You're only given a little spark of madness. You mustn't lose it. Robin Williams

Location: Kentucky, United States

Friday, March 28, 2003

Look out behind you

I have read somewhere that a dog does not recognize someone on a bicycle as human. My experience on the road makes me believe this is true. Many times, a drooling hairy mound of teeth, trying to take a bite out of the calf of my leg has turned into tail wagging best friend once I stopped and got off the bike.

I think this phenomenon extends to humans as well. I have lost count of how many times I have had near death experiences while cycling the narrow hilly roads in Kentucky because of drivers with a death wish. My life has passed in front of my eyes so many times I know it by heart. (Insert winky smiley face here ;)

There is something about getting behind a steering wheel that instantly lowers a person’s I.Q. This includes me as well. Zack says I am “grumpy” when I drive. What he means is I keep a running critique going of how badly the other drivers are performing. I am the self-appointed Siskel and Ebert of the roadway. “I give that idiot who didn’t use a turning signal two thumbs down. Beverle, what do you think? Boys, wave nicely now as I cut him off at the next light”. It is not that bad, but sometimes it does get close. However, although I might understand the mentality, I would never do anything that might endanger my family, and by extension the other driver.

I used to stay close to the shoulder of the road when a car approached from behind, but I quickly learned this just makes the driver more likely to turn stupid. The incident that changed my mind occurred in a curve between two hills. I heard a car approaching from behind. I moved over to the shoulder of the road while also keeping an eye on the car coming the other way. Then was almost blown off the bike as the car from behind passed within arms reach, meeting the oncoming car. I thought I was dead. The driver had not slowed at all and probably accelerated trying to beat the oncoming car. Now, when a car approaches from behind I move to the left and claim my legal portion of the highway. If they are going to pass me illegally, they are going to put themselves at risk too, and if they run me over, the greasy spot that used to be me will be in the lane so the cops can see it and arrest the butt-hole who ran me down.

Cyclists have had to come up with several defenses to survive the shark-infested highways. We have our own language. “Two-back” yelled from the rear rider tells all his fellow riders that two vehicles are approaching from the rear. “Truck-up” informs you that a Semi-truck is about to blow you off the road. Why do we call them Semi-trucks? If anything is a “whole” truck, they are. Maybe we should call them “Freaking Big” trucks instead. What is the last thing that went through the cyclists mind when he was squashed by a Semi…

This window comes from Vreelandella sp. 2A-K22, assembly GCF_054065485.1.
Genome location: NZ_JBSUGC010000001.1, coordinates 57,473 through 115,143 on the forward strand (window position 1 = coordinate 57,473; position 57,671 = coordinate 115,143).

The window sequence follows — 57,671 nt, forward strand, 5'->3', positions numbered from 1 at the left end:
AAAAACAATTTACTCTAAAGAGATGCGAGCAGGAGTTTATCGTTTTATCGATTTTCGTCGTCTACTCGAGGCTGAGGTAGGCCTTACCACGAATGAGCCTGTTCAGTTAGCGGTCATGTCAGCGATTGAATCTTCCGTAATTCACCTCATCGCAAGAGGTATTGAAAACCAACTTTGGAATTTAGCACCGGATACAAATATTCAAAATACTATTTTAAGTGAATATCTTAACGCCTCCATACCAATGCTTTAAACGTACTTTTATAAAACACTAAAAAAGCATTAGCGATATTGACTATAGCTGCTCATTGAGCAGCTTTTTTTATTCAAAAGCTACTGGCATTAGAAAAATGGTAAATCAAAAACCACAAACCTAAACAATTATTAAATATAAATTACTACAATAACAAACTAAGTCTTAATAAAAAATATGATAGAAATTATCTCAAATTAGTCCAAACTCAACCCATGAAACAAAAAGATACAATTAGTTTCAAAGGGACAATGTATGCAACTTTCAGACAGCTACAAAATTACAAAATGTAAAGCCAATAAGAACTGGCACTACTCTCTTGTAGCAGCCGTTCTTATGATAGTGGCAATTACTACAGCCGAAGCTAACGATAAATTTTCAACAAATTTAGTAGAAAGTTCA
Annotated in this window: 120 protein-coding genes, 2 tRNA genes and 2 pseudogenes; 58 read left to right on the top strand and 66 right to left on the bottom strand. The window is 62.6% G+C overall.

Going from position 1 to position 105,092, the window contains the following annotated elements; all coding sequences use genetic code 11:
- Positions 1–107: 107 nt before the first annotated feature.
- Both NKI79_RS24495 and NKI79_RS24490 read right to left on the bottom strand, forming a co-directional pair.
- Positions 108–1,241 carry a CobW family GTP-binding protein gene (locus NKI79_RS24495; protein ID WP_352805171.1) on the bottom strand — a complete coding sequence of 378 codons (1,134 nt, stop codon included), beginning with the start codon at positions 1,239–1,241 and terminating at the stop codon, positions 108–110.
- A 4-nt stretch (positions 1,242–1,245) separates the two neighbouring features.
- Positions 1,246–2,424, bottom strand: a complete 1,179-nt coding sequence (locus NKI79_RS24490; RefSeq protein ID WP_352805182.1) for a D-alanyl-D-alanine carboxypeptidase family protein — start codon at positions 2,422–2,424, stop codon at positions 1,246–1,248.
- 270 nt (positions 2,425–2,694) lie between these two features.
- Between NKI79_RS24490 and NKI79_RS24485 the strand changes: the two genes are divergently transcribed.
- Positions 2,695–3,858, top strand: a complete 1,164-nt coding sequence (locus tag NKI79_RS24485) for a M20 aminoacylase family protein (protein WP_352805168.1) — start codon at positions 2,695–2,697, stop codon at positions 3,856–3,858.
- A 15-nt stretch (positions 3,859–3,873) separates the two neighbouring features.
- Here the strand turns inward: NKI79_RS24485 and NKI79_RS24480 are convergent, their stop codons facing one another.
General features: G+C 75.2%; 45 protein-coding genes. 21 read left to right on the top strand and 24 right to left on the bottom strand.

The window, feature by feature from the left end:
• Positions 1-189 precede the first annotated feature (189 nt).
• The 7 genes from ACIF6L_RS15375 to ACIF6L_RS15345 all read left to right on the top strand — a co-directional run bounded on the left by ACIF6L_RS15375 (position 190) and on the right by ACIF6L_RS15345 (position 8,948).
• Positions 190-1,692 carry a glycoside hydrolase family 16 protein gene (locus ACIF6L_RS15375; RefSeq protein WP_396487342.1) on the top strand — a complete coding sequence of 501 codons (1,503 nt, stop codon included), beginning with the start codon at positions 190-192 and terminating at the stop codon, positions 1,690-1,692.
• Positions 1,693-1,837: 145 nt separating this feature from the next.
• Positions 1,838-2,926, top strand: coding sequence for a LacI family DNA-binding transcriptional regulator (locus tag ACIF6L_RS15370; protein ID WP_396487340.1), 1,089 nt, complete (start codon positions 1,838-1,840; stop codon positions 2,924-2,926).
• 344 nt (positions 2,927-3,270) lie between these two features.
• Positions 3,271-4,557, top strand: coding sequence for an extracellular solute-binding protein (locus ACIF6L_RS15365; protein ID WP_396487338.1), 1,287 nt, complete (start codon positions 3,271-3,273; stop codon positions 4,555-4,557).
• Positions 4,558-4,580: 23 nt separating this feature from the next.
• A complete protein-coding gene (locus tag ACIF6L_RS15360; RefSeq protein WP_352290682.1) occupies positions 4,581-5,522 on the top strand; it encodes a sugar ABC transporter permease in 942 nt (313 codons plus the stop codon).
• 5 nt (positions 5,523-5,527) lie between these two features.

His butt.

Looking over your shoulder to see if a car is coming seems like common sense, but it is not as simple as it sounds. To look behind yourself over the left shoulder; you hold to the hood of the hand brake with your right hand, let go with your left hand, sit up and turn from the waist while placing your arm behind your back. This counter balances your weight on the bike so while looking behind you do not veer into the lane you are riding in. Veering in front of an oncoming car would rather defeat the purpose of looking back in the first place.

Mirrors make seeing behind you much easier, but with a road bike you have several riding positions that you must keep shifting between. Part of this is has to do with the balance between applying power and being aerodynamic. However, it also has a lot to do with numbness in areas of the male anatomy better left unmentioned. Sitting on a tiny hard saddle for a couple of hours requires subtle shifting every few minutes if you plan on walking (or other things) after getting off the bike. If you placed a mirror on the bike for every riding position, you would end up being reported as a U.F.O.\Unbelievably Foolish Object

Someone a lot smarter than me invented the eyeglass mirror. This is a coin-sized mirror on a three-inch boom that attaches to a pair of sunglasses, or in my case, bifocals. No, they do not make cool sports glasses in bifocals. Yes, growing older sucks.

With the eyeglass mirror, just a subtle shift of the head allows you to see what ever happens to be bearing down on you from behind. This gives you plenty of time to scream or curse, whichever you would prefer.

After taking a ride, I regret having to take my mirror off. It has helped me survive another day on the highway and you can get somewhat attached to something that saves your life on a regular basis. After all, knowing what is sneaking up on you from behind is always a good thing. If Robert Johnson had worn a bike mirror maybe he could have gotten a head start on those “Hell hounds” on his trail. Then again, maybe he should have just stopped and gotten off the bike.

Another Time


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